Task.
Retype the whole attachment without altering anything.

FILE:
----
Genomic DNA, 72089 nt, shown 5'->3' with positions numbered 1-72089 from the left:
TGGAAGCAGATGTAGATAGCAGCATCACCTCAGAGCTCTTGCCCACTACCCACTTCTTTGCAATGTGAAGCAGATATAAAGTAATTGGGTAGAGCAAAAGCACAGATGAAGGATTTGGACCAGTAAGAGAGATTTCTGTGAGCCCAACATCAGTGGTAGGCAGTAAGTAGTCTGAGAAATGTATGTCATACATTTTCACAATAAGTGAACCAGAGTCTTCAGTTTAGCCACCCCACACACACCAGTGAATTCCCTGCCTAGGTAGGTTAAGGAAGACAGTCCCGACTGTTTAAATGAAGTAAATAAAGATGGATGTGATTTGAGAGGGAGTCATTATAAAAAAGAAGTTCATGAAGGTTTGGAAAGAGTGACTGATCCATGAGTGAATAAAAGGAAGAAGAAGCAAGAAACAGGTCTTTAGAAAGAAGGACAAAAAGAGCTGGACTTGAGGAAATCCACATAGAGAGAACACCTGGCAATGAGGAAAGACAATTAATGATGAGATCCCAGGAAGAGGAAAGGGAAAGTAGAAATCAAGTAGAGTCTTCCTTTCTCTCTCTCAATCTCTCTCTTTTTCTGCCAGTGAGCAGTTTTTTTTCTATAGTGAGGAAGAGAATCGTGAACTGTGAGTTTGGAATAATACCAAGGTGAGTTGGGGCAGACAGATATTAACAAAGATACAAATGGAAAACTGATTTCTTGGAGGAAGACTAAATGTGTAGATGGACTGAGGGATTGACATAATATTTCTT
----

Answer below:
Genomic DNA, 72089 nt, shown 5'->3' with positions numbered 1-72089 from the left:
TGGAAGCAGATGTAGATAGCAGCATCACCTCAGAGCTCTTGCCCACTACCCACTTCTTTGCAATGTGAAGCAGATATAAAGTAATTGGGTAGAGCAAAAGCACAGATGAAGGATTTGGACCAGTAAGAGAGATTTCTGTGAGCCCAACATCAGTGGTAGGCAGTAAGTAGTCTGAGAAATGTATGTCATACATTTTCACAATAAGTGAACCAGAGTCTTCAGTTTAGCCACCCCACACACACCAGTGAATTCCCTGCCTAGGTAGGTTAAGGAAGACAGTCCCGACTGTTTAAATGAAGTAAATAAAGATGGATGTGATTTGAGAGGGAGTCATTATAAAAAAGAAGTTCATGAAGGTTTGGAAAGAGTGACTGATCCATGAGTGAATAAAAGGAAGAAGAAGCAAGAAACAGGTCTTTAGAAAGAAGGACAAAAAGAGCTGGACTTGAGGAAATCCACATAGAGAGAACACCTGGCAATGAGGAAAGACAATTAATGATGAGATCCCAGGAAGAGGAAAGGGAAAGTAGAAATCAAGTAGAGTCTTCCTTTCTCTCTCTCAATCTCTCTCTTTTTCTGCCAGTGAGCAGTTTTTTTTCTATAGTGAGGAAGAGAATCGTGAACTGTGAGTTTGGAATAATACCAAGGTGAGTTGGGGCAGACAGATATTAACAAAGATACAAATGGAAAACTGATTTCTTGGAGGAAGACTAAATGTGTAGATGGACTGAGGGATTGACATAATATTTCTT